The second major factor in the United States - far more than the rest of the world - is the practice of defensive medicine: doctors have to do a great many procedures to try and protect themselves against litigation. This is having a grievous effect not only on costs, but also on the ways in which doctors and patients can interact.

Third is the problem of demand for and entitlement to healthcare. We do not have enough money for anything: but what is enough if the demand for healthcare continues to grow as we expect? And if people are being told that it is their right to live to be a hundred in the body of a twenty year-old? Much of the money is directed in questionable directions. There are some quite well known statistics: twelve billion dollars a year spent on cosmetic surgery, at a time when almost 40 million people have no health insurance. There are some horrendous problems with socialized medicine, but most European countries have at least started the debate about what can be offered. Should someone aged 100 have a heart transplant? Everyone has his or her own view about that one, but it is a debate that we need to have in the United States.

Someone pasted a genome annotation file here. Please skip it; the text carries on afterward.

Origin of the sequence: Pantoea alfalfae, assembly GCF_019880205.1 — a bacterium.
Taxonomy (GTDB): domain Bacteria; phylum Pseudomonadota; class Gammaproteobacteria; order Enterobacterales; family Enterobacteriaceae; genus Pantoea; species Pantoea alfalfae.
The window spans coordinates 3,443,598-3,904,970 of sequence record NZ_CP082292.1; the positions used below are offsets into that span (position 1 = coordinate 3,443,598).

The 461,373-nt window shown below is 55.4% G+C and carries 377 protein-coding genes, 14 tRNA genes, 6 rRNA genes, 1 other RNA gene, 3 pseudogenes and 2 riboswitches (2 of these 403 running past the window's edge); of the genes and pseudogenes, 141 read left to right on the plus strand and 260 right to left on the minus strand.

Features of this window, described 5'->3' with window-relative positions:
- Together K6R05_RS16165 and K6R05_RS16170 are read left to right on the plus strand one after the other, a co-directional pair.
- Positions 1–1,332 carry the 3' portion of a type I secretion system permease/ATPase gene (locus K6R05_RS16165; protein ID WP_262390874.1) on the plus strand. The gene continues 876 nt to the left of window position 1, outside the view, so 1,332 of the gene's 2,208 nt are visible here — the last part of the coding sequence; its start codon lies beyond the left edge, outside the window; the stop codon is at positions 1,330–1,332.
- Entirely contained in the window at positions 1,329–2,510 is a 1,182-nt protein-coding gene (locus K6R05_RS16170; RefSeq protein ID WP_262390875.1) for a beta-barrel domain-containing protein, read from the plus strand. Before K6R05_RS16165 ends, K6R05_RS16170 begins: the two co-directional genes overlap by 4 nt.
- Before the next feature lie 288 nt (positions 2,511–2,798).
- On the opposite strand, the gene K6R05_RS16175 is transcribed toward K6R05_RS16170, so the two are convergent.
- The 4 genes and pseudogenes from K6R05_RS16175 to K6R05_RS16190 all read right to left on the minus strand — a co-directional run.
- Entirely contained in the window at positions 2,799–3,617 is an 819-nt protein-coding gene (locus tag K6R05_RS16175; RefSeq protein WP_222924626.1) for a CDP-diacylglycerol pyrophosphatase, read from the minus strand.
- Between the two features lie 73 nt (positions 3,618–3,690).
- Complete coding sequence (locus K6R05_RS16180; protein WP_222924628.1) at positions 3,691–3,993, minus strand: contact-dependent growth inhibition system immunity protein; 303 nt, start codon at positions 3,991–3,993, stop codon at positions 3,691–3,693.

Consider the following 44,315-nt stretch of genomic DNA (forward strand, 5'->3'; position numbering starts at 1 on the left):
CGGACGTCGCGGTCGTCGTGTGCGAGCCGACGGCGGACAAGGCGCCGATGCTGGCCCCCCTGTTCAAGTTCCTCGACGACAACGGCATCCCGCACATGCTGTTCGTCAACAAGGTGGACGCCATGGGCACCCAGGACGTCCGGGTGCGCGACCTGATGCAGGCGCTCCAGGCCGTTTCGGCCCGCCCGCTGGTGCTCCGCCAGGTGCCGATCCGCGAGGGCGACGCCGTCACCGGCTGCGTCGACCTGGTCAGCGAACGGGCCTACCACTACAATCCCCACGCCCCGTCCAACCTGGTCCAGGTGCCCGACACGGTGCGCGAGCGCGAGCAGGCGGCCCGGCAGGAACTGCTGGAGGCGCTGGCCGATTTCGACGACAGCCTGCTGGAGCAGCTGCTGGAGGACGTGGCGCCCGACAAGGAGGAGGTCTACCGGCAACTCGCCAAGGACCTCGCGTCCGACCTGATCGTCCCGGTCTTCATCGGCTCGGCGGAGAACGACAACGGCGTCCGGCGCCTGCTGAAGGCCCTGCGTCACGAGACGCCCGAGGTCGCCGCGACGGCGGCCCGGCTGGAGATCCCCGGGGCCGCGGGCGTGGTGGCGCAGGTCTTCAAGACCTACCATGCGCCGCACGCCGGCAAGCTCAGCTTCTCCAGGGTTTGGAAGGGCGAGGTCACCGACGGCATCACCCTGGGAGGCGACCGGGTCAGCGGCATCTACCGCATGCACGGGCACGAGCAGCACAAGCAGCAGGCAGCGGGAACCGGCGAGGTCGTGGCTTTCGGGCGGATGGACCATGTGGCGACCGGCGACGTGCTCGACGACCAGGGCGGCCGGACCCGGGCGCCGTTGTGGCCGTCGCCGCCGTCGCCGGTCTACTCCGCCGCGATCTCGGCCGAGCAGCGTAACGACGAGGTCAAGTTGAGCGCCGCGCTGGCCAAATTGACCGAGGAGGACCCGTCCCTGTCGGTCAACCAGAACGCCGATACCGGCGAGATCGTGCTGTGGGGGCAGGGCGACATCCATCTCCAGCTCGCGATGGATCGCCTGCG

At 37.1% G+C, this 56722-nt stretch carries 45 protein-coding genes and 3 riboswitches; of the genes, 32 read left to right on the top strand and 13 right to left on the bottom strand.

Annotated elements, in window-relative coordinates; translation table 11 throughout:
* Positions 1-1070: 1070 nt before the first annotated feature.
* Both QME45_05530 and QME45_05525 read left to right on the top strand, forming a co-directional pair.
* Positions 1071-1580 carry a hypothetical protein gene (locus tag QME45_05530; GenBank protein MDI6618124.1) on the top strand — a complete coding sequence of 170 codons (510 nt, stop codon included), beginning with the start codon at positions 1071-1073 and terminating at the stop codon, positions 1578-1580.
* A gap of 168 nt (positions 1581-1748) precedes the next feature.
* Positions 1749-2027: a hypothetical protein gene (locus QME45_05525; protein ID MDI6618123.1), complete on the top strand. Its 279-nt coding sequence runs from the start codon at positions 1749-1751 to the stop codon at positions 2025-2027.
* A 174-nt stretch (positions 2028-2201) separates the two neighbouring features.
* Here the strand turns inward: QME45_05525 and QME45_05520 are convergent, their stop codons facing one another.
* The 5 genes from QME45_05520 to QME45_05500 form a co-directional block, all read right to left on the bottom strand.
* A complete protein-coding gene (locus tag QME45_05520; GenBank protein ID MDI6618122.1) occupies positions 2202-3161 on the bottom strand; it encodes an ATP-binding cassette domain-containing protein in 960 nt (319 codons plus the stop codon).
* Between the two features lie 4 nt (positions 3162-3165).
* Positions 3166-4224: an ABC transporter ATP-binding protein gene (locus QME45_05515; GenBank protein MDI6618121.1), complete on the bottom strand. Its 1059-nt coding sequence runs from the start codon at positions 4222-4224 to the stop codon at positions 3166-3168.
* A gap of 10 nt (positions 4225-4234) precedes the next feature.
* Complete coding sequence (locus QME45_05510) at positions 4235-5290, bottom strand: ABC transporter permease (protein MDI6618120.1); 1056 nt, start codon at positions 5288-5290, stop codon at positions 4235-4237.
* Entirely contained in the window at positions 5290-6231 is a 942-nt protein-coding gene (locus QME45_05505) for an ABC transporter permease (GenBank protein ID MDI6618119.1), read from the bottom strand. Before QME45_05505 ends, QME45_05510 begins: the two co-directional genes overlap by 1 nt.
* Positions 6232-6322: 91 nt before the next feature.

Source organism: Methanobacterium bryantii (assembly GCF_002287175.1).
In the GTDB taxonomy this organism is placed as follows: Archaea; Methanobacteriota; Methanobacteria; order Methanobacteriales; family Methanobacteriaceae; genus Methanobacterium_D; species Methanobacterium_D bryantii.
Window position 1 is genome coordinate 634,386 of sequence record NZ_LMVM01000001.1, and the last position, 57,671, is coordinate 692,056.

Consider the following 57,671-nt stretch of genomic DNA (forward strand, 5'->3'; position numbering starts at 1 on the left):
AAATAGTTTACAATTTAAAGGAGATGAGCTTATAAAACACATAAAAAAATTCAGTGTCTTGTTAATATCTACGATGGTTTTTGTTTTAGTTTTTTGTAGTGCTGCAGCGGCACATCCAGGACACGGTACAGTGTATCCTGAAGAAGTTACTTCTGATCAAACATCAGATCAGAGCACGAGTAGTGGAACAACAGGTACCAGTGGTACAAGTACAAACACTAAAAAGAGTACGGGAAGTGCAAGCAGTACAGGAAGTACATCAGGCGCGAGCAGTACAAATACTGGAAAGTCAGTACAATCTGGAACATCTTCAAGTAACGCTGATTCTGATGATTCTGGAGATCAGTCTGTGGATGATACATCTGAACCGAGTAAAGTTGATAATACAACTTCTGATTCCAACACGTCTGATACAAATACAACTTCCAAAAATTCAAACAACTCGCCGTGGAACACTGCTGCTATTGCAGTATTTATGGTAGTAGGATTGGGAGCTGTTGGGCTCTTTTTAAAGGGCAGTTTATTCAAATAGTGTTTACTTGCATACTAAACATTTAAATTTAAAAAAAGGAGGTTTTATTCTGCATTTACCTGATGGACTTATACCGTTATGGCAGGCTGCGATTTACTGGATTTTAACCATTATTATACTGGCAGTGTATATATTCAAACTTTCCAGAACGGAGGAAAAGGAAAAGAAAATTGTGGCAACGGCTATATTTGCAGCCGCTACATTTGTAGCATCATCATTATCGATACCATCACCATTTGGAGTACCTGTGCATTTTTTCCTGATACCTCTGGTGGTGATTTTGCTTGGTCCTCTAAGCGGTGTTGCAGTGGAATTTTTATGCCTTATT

Fourth is the impact of money on the directions chosen by medical students and doctors starting their careers. Most freshly minted doctors in the United States have spent a fortune on their education, so they are drawn to specialties in which they can make the most money to pay back their loans. In family medicine and psychiatry, even the best programs are having trouble filling their residency training programs. Many young doctors are interested in these fields, but they could die of old age before they pay off their loans.

Fifth is the problem of information. It is hard for most busy doctors in the United States to keep up to date on the latest research, and many are rusty on the mechanics of how to interpret data. So much of their information comes from pharmaceutical companies. Many of the most influential studies have been conducted by pharmaceutical companies, simply because they have the resources. But there have been times when data has therefore appeared suspect. Industry is not evil, but companies certainly hope that their studies will turn out a certain way, and the outcome of any study depends on the questions asked and the way in which the data is analyzed. And like any collection of people, it is easy to fall into a kind of groupthink. There are countless examples of highly intelligent individuals who all missed the wood for the leaves. "Our product is the best there's ever been, and we are all quite sure that the stories about side effects are just a bit of "noise" created by our competitors." That topic alone could provide much grist for Dr. Groopman's mill.